The Laboratory for Cognition and Neural Stimulation (LCNS) is a cognitive neurology laboratory at the University of Pennsylvania. Our lab uses non-invasive brain stimulation techniques to look at how the brain works and recovers from injury. We are interested in how the brain recovers language abilities after a stroke and how we can use brain stimulation to assist in recovery.

Our lab uses two type of noninvasive brain stimulation: 1) transcranial magnetic stimulation (TMS) and 2) transcranial direct current stimulation (tDCS).


TMS uses a magnetic pulses to stimulate specific areas of the brain from outside the head. TMS is performed with a copper-and-plastic coil that is held directly on top of the scalp. The coil creates a magnetic field, which can affect brain cells in specific brains locations. In fact, TMS is powerful enough to make brain cells fire!


tDCS uses a mild electrical current to stimulate large areas of the brain from outside the head. tDCS is typically performed with two electrodes, placed inside saline soaked sponges, which are held on the head with a headband. tDCS changes how responsive certain areas of the brain are by increasing the likelihood that brain cells will fire.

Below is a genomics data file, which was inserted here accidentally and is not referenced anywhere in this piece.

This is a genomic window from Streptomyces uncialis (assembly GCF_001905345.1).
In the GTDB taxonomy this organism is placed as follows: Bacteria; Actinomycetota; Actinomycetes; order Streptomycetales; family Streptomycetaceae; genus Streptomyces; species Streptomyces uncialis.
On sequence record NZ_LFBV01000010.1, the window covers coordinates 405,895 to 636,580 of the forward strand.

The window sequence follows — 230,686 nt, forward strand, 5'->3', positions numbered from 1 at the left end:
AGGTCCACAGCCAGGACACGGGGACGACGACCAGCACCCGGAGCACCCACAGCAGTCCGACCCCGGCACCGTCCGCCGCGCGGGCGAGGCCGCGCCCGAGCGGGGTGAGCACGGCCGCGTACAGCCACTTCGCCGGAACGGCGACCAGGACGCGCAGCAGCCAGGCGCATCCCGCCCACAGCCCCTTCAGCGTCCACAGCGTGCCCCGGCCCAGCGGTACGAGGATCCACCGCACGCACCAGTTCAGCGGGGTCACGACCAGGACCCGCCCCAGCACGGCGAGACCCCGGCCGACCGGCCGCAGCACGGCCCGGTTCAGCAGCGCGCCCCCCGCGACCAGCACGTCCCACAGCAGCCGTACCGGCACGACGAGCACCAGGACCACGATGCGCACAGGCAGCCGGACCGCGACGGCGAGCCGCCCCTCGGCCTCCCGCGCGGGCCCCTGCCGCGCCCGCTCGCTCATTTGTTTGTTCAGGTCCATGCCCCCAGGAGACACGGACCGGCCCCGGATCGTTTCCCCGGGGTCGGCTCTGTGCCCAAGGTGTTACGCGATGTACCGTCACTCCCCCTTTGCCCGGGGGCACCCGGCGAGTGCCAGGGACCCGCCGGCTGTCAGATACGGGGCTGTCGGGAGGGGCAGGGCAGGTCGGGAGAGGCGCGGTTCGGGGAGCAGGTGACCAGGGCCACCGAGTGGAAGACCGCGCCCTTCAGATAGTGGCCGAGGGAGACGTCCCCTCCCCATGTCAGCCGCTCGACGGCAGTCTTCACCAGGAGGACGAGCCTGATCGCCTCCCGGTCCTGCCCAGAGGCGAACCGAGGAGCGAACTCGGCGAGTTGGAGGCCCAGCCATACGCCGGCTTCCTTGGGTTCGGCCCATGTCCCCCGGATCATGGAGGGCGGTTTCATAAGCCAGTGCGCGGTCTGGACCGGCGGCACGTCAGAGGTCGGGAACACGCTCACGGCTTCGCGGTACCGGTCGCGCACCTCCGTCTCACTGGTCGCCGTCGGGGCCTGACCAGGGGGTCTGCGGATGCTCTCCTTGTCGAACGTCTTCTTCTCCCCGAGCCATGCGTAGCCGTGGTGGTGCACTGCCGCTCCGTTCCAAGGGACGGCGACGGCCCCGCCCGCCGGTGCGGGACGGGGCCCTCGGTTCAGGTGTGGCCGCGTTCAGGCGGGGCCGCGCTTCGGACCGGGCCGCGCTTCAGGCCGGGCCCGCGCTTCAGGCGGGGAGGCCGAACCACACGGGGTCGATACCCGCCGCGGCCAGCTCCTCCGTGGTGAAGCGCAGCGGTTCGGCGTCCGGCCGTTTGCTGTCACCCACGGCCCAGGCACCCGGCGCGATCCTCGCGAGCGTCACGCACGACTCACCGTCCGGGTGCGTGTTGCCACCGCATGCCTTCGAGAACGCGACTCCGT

Our lab focuses our research efforts on investigating the use of non-invasive brain stimulation to improve language symptoms of aphasia. Our lab does work with both post-stroke aphasia and primary progressive aphasia. Mainly, we are interested in whether TMS and tDCS can be used as a therapeutic technique to improve speech production. We are also interested in the brain’s ability to adapt to change, which is called “neuroplasticity.” We explore what factors make some people more likely to regain language functioning after a stroke.

If you are interested in learning more about our research or participating, please visit our website: https://www.med.upenn.edu/lcns/


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